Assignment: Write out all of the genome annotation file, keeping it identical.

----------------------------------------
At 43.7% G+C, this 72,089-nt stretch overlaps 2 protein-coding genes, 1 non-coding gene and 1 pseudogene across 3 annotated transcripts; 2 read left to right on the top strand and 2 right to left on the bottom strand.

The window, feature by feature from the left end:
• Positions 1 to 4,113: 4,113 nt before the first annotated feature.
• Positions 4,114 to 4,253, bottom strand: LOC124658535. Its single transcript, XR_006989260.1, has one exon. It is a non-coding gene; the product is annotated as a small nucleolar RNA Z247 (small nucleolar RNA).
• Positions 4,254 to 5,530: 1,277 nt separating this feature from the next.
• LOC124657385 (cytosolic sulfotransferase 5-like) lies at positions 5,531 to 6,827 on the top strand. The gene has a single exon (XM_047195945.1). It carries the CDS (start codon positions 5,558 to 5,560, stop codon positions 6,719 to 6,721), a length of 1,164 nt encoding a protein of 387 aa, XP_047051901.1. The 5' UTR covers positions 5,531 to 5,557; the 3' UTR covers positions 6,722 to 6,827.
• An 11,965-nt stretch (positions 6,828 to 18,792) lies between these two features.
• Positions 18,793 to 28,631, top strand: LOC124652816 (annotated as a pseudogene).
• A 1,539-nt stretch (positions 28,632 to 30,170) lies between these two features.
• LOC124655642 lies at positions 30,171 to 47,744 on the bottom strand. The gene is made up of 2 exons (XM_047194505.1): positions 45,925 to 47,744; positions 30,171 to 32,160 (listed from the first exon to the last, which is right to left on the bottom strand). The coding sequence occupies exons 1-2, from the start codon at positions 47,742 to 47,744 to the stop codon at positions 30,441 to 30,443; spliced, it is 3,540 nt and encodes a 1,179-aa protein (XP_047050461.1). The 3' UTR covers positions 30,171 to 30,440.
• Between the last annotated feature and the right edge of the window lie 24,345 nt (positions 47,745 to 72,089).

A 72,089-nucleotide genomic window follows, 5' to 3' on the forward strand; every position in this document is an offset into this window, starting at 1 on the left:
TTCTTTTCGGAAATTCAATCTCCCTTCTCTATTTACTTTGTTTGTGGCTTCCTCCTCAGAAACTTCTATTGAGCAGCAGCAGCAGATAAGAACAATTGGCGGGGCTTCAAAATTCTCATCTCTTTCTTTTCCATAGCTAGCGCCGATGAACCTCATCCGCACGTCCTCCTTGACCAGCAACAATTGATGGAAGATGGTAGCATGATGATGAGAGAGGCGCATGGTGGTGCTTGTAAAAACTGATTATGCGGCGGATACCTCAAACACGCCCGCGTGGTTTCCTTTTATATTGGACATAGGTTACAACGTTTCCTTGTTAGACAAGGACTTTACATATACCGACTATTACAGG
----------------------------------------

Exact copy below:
At 43.7% G+C, this 72,089-nt stretch overlaps 2 protein-coding genes, 1 non-coding gene and 1 pseudogene across 3 annotated transcripts; 2 read left to right on the top strand and 2 right to left on the bottom strand.

The window, feature by feature from the left end:
• Positions 1 to 4,113: 4,113 nt before the first annotated feature.
• Positions 4,114 to 4,253, bottom strand: LOC124658535. Its single transcript, XR_006989260.1, has one exon. It is a non-coding gene; the product is annotated as a small nucleolar RNA Z247 (small nucleolar RNA).
• Positions 4,254 to 5,530: 1,277 nt separating this feature from the next.
• LOC124657385 (cytosolic sulfotransferase 5-like) lies at positions 5,531 to 6,827 on the top strand. The gene has a single exon (XM_047195945.1). It carries the CDS (start codon positions 5,558 to 5,560, stop codon positions 6,719 to 6,721), a length of 1,164 nt encoding a protein of 387 aa, XP_047051901.1. The 5' UTR covers positions 5,531 to 5,557; the 3' UTR covers positions 6,722 to 6,827.
• An 11,965-nt stretch (positions 6,828 to 18,792) lies between these two features.
• Positions 18,793 to 28,631, top strand: LOC124652816 (annotated as a pseudogene).
• A 1,539-nt stretch (positions 28,632 to 30,170) lies between these two features.
• LOC124655642 lies at positions 30,171 to 47,744 on the bottom strand. The gene is made up of 2 exons (XM_047194505.1): positions 45,925 to 47,744; positions 30,171 to 32,160 (listed from the first exon to the last, which is right to left on the bottom strand). The coding sequence occupies exons 1-2, from the start codon at positions 47,742 to 47,744 to the stop codon at positions 30,441 to 30,443; spliced, it is 3,540 nt and encodes a 1,179-aa protein (XP_047050461.1). The 3' UTR covers positions 30,171 to 30,440.
• Between the last annotated feature and the right edge of the window lie 24,345 nt (positions 47,745 to 72,089).

A 72,089-nucleotide genomic window follows, 5' to 3' on the forward strand; every position in this document is an offset into this window, starting at 1 on the left:
TTCTTTTCGGAAATTCAATCTCCCTTCTCTATTTACTTTGTTTGTGGCTTCCTCCTCAGAAACTTCTATTGAGCAGCAGCAGCAGATAAGAACAATTGGCGGGGCTTCAAAATTCTCATCTCTTTCTTTTCCATAGCTAGCGCCGATGAACCTCATCCGCACGTCCTCCTTGACCAGCAACAATTGATGGAAGATGGTAGCATGATGATGAGAGAGGCGCATGGTGGTGCTTGTAAAAACTGATTATGCGGCGGATACCTCAAACACGCCCGCGTGGTTTCCTTTTATATTGGACATAGGTTACAACGTTTCCTTGTTAGACAAGGACTTTACATATACCGACTATTACAGG